Ensuring Compliance with the CFPB Proposed Rules
After decades of the industry requesting regulatory clarity and updates to the FDCPA, the CFPB took a leap forward with its release of the Notice of Proposed Rulemaking. Recognizing the uncertainty this can cause for your organization, RevSpring’s experts – led by Chief Compliance Officer and General Counsel Rob Horwitz – have been diligently reviewing the proposed rules. We applaud the CFPB’s efforts to attempt to clearly define the “rules of the game” for stakeholders. We are hopeful that once effective, clear rules will enable a better financial experience for consumers and better outcomes for everyone involved.
Here are some of the key items Horwitz suggests debt collectors, servicers and creditors should pay close attention to:
Email and Text
Over the past 20 years, many consumers have shifted their preference from paper to electronic communication. While nothing in the FDCPA expressly prohibits electronic communications, third-party disclosure and other concerns have limited the use of such communications. The proposed rules provide a safe-harbor for third-party disclosure issues under the FDCPA and allow for mandatory written disclosures (e.g., the first/1692g notice) to be sent electronically under certain conditions. RevSpring’s product experts are reviewing the rules in conjunction with Horwitz and we will provide a more detailed analysis in the near future.
The proposed rule includes a model notice/validation letter, which includes a “tear off coupon” to allow the consumer to pay or dispute the debt and return it to the debt collector. Using the model letter will create a safe harbor for agencies to send a validation notice without fear of a lawsuit over whether the notice complies with the requirements of 1692g of the FDCPA. Once the rule is finalized, RevSpring will create a template following the model letter which will be available for use by all clients. You can view the model letter here.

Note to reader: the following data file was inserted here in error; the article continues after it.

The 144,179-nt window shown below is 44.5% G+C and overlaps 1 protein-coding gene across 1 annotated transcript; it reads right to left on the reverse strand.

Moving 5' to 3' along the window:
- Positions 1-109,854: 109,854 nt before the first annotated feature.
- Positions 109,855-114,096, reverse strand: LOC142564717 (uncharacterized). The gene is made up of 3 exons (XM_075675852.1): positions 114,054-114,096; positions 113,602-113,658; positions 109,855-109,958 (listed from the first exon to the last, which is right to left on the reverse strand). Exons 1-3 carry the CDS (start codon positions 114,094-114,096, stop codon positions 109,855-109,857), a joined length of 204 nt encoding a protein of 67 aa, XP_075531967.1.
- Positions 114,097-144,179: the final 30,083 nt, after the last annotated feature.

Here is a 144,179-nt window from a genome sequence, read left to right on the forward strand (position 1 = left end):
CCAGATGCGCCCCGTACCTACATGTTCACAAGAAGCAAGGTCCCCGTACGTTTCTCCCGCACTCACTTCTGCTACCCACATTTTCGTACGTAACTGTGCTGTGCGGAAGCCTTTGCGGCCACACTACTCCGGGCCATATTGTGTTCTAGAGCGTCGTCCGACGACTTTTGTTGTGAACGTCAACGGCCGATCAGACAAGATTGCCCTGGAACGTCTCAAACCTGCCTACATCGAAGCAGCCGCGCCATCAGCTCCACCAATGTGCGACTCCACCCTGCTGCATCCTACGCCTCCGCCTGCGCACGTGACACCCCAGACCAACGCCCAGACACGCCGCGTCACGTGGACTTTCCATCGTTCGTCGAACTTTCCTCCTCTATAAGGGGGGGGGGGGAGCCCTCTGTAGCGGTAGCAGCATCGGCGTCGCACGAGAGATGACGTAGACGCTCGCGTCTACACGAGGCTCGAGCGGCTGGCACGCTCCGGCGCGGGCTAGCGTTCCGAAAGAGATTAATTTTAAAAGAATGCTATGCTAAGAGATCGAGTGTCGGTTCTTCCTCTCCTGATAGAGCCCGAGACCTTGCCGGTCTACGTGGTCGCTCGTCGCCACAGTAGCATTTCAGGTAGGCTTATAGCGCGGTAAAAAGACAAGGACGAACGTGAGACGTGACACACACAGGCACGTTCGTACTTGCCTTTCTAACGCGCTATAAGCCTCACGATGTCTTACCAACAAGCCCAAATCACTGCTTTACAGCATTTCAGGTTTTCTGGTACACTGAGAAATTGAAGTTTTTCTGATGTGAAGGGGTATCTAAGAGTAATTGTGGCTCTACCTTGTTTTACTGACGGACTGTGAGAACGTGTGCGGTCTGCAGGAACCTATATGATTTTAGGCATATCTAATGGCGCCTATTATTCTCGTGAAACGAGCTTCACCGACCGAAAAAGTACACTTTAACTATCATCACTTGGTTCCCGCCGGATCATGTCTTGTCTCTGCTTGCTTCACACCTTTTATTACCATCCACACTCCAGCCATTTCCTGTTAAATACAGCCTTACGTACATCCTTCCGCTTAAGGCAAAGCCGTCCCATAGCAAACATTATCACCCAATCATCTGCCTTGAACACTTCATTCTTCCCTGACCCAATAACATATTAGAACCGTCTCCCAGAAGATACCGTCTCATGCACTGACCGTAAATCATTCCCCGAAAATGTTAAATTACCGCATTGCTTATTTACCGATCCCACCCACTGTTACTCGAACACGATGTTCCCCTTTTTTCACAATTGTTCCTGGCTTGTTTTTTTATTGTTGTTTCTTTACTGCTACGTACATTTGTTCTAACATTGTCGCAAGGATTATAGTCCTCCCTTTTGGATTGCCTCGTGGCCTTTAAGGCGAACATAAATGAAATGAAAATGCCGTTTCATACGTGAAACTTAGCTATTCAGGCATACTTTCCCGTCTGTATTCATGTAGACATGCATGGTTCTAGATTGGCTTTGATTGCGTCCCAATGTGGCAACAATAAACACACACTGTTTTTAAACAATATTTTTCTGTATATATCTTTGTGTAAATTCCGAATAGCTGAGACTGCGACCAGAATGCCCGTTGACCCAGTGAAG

The proposed rule prohibits furnishing an account to the credit reporting agencies without first communicating with the consumer about the debt.
Out of Statute and Other Disclosures
The proposed rule would prohibit a debt collector from suing or threatening to sue on a debt if the debt collector knows or should know that the applicable statute of limitations has expired. The “knew or should know” standard removes the strict liability aspect from the FDCPA (i.e., if the applicable statute of limitations is determined to have expired, the debt collector would be liable subject to the narrow application of a bona fide error defense for a mistake of fact) and is a recognition that calculating which statute of limitations applies to a given debt is a complex determination. The status quo remains regarding the use of out of statute disclosures. The proposed rule neither requires them nor provides that they are not necessary to avoid a misleading communication.
Your organization will need to retain records to demonstrate compliance for three years after a consumer communication has occurred or the account is transferred.
It is important to note that this is only a proposed rule with a 90-day comment period and the comments could lead to a proposed amended rule. Even if the proposed rule is accepted without changes and becomes a final rule, the proposed effective date is one year from the publication date. This means that a new rule might take effect, at the earliest, at the end of 2020.
We recognize that engaging consumers to meet their financial obligations under strict compliance regulations, legal challenges and cost pressures isn’t easy. RevSpring continues to support your organization in your pursuit of providing exceptional, compliant service and a positive experience for consumers in a complex regulatory environment. As we continue to review the proposed rules, we will ensure our products and services meet the requirements, enabling your organization to continue reaching your business goals while remaining compliant.